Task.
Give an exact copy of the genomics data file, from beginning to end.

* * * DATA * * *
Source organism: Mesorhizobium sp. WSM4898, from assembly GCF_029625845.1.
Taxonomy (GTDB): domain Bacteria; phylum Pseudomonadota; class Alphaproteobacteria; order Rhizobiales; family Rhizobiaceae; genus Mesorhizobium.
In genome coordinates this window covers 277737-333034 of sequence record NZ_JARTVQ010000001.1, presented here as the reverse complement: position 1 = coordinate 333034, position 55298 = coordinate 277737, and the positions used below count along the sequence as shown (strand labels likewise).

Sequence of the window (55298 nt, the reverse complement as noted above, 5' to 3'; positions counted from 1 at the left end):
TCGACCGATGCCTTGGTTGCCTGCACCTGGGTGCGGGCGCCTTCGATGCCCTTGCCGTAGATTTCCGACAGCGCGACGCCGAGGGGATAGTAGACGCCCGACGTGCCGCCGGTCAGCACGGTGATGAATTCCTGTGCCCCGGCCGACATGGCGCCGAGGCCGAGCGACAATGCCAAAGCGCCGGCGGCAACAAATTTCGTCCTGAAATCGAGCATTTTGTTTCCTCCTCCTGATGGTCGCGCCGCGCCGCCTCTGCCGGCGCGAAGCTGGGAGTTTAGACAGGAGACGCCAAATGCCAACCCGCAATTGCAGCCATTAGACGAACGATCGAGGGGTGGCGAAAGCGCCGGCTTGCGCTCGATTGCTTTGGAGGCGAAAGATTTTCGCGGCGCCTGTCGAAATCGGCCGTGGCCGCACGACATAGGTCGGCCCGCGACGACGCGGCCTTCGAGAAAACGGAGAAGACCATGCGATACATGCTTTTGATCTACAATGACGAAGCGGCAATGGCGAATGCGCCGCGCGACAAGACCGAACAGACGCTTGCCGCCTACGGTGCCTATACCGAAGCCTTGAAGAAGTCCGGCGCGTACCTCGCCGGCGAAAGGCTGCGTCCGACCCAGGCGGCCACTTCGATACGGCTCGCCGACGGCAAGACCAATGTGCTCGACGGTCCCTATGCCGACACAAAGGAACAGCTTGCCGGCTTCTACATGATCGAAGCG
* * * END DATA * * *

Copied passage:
Source organism: Mesorhizobium sp. WSM4898, from assembly GCF_029625845.1.
Taxonomy (GTDB): domain Bacteria; phylum Pseudomonadota; class Alphaproteobacteria; order Rhizobiales; family Rhizobiaceae; genus Mesorhizobium.
In genome coordinates this window covers 277737-333034 of sequence record NZ_JARTVQ010000001.1, presented here as the reverse complement: position 1 = coordinate 333034, position 55298 = coordinate 277737, and the positions used below count along the sequence as shown (strand labels likewise).

Sequence of the window (55298 nt, the reverse complement as noted above, 5' to 3'; positions counted from 1 at the left end):
TCGACCGATGCCTTGGTTGCCTGCACCTGGGTGCGGGCGCCTTCGATGCCCTTGCCGTAGATTTCCGACAGCGCGACGCCGAGGGGATAGTAGACGCCCGACGTGCCGCCGGTCAGCACGGTGATGAATTCCTGTGCCCCGGCCGACATGGCGCCGAGGCCGAGCGACAATGCCAAAGCGCCGGCGGCAACAAATTTCGTCCTGAAATCGAGCATTTTGTTTCCTCCTCCTGATGGTCGCGCCGCGCCGCCTCTGCCGGCGCGAAGCTGGGAGTTTAGACAGGAGACGCCAAATGCCAACCCGCAATTGCAGCCATTAGACGAACGATCGAGGGGTGGCGAAAGCGCCGGCTTGCGCTCGATTGCTTTGGAGGCGAAAGATTTTCGCGGCGCCTGTCGAAATCGGCCGTGGCCGCACGACATAGGTCGGCCCGCGACGACGCGGCCTTCGAGAAAACGGAGAAGACCATGCGATACATGCTTTTGATCTACAATGACGAAGCGGCAATGGCGAATGCGCCGCGCGACAAGACCGAACAGACGCTTGCCGCCTACGGTGCCTATACCGAAGCCTTGAAGAAGTCCGGCGCGTACCTCGCCGGCGAAAGGCTGCGTCCGACCCAGGCGGCCACTTCGATACGGCTCGCCGACGGCAAGACCAATGTGCTCGACGGTCCCTATGCCGACACAAAGGAACAGCTTGCCGGCTTCTACATGATCGAAGCG